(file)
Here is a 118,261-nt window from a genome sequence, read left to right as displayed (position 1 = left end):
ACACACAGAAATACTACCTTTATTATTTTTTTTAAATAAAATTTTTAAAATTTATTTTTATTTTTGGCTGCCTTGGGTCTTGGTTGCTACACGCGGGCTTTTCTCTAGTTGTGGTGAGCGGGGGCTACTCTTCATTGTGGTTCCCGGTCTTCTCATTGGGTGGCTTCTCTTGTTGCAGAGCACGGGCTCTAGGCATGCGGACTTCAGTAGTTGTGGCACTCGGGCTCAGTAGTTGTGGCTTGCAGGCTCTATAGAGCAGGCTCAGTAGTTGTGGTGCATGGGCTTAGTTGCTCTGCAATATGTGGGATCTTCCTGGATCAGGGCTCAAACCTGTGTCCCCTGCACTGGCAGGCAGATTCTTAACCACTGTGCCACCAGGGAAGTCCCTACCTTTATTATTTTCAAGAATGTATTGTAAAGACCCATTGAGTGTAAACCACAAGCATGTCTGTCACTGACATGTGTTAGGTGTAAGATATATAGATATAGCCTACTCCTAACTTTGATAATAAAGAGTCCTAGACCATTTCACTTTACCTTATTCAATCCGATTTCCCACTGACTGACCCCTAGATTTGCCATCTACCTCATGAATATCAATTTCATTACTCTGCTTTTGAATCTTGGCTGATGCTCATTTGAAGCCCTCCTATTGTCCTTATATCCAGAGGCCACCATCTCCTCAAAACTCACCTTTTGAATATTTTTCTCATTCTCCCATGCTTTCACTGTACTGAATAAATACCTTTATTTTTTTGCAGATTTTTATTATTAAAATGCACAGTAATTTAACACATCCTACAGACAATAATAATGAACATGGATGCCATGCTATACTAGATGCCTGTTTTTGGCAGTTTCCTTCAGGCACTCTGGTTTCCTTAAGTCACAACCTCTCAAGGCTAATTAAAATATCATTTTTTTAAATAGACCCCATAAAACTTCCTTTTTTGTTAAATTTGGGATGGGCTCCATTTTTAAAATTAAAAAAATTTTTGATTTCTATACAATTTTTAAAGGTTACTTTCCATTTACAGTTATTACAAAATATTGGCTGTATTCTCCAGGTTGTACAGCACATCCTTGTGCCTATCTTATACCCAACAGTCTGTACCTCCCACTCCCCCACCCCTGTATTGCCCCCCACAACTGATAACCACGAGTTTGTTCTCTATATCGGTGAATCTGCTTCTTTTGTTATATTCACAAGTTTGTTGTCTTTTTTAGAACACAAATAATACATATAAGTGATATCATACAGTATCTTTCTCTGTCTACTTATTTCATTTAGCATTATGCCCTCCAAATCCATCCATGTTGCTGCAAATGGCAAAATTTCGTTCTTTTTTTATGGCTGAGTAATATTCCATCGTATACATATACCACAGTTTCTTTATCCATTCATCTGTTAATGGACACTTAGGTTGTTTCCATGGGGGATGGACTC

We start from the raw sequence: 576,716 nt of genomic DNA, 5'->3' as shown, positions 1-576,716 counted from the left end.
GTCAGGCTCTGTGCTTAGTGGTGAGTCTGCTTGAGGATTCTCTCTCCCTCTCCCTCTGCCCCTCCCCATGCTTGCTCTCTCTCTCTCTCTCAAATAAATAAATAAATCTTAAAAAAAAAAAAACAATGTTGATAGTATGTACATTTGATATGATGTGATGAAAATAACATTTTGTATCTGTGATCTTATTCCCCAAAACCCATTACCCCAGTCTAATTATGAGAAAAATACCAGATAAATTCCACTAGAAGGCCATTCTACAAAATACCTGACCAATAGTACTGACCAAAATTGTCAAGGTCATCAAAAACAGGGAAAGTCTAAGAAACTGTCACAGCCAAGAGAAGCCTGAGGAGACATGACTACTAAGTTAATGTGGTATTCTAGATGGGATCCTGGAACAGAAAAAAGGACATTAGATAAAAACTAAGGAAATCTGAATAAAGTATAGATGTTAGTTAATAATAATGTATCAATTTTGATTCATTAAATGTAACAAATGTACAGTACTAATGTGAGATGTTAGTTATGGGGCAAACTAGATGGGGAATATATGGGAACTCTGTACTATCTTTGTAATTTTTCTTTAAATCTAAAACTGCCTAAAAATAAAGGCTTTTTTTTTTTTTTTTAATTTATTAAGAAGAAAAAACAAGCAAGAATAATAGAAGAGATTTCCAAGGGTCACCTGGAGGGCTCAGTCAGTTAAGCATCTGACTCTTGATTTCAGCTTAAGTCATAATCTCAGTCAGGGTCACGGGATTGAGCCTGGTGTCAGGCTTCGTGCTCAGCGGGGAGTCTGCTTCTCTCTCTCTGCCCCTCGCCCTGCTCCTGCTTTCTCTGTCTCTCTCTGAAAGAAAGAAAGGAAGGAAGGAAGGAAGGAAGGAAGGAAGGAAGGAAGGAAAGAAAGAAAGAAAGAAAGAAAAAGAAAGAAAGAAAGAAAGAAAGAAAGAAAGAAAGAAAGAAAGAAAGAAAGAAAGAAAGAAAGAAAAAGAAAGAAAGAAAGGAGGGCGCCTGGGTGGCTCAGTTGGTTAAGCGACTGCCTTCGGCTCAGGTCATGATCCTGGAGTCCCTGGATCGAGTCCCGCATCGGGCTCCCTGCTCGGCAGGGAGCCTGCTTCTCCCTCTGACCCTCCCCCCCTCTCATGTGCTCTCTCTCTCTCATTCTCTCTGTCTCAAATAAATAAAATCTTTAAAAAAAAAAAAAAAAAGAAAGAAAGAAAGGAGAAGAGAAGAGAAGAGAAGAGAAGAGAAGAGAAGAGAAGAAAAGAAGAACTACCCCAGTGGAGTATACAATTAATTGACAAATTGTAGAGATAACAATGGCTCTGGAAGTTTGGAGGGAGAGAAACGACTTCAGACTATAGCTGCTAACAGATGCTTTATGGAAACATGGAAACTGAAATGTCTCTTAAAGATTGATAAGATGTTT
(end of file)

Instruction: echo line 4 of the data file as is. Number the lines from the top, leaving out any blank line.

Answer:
GTCAGGCTCTGTGCTTAGTGGTGAGTCTGCTTGAGGATTCTCTCTCCCTCTCCCTCTGCCCCTCCCCATGCTTGCTCTCTCTCTCTCTCTCAAATAAATAAATAAATCTTAAAAAAAAAAAAACAATGTTGATAGTATGTACATTTGATATGATGTGATGAAAATAACATTTTGTATCTGTGATCTTATTCCCCAAAACCCATTACCCCAGTCTAATTATGAGAAAAATACCAGATAAATTCCACTAGAAGGCCATTCTACAAAATACCTGACCAATAGTACTGACCAAAATTGTCAAGGTCATCAAAAACAGGGAAAGTCTAAGAAACTGTCACAGCCAAGAGAAGCCTGAGGAGACATGACTACTAAGTTAATGTGGTATTCTAGATGGGATCCTGGAACAGAAAAAAGGACATTAGATAAAAACTAAGGAAATCTGAATAAAGTATAGATGTTAGTTAATAATAATGTATCAATTTTGATTCATTAAATGTAACAAATGTACAGTACTAATGTGAGATGTTAGTTATGGGGCAAACTAGATGGGGAATATATGGGAACTCTGTACTATCTTTGTAATTTTTCTTTAAATCTAAAACTGCCTAAAAATAAAGGCTTTTTTTTTTTTTTTTAATTTATTAAGAAGAAAAAACAAGCAAGAATAATAGAAGAGATTTCCAAGGGTCACCTGGAGGGCTCAGTCAGTTAAGCATCTGACTCTTGATTTCAGCTTAAGTCATAATCTCAGTCAGGGTCACGGGATTGAGCCTGGTGTCAGGCTTCGTGCTCAGCGGGGAGTCTGCTTCTCTCTCTCTGCCCCTCGCCCTGCTCCTGCTTTCTCTGTCTCTCTCTGAAAGAAAGAAAGGAAGGAAGGAAGGAAGGAAGGAAGGAAGGAAGGAAGGAAAGAAAGAAAGAAAGAAAGAAAAAGAAAGAAAGAAAGAAAGAAAGAAAGAAAGAAAGAAAGAAAGAAAGAAAGAAAGAAAGAAAGAAAAAGAAAGAAAGAAAGGAGGGCGCCTGGGTGGCTCAGTTGGTTAAGCGACTGCCTTCGGCTCAGGTCATGATCCTGGAGTCCCTGGATCGAGTCCCGCATCGGGCTCCCTGCTCGGCAGGGAGCCTGCTTCTCCCTCTGACCCTCCCCCCCTCTCATGTGCTCTCTCTCTCTCATTCTCTCTGTCTCAAATAAATAAAATCTTTAAAAAAAAAAAAAAAAAGAAAGAAAGAAAGGAGAAGAGAAGAGAAGAGAAGAGAAGAGAAGAGAAGAGAAGAAAAGAAGAACTACCCCAGTGGAGTATACAATTAATTGACAAATTGTAGAGATAACAATGGCTCTGGAAGTTTGGAGGGAGAGAAACGACTTCAGACTATAGCTGCTAACAGATGCTTTATGGAAACATGGAAACTGAAATGTCTCTTAAAGATTGATAAGATGTTT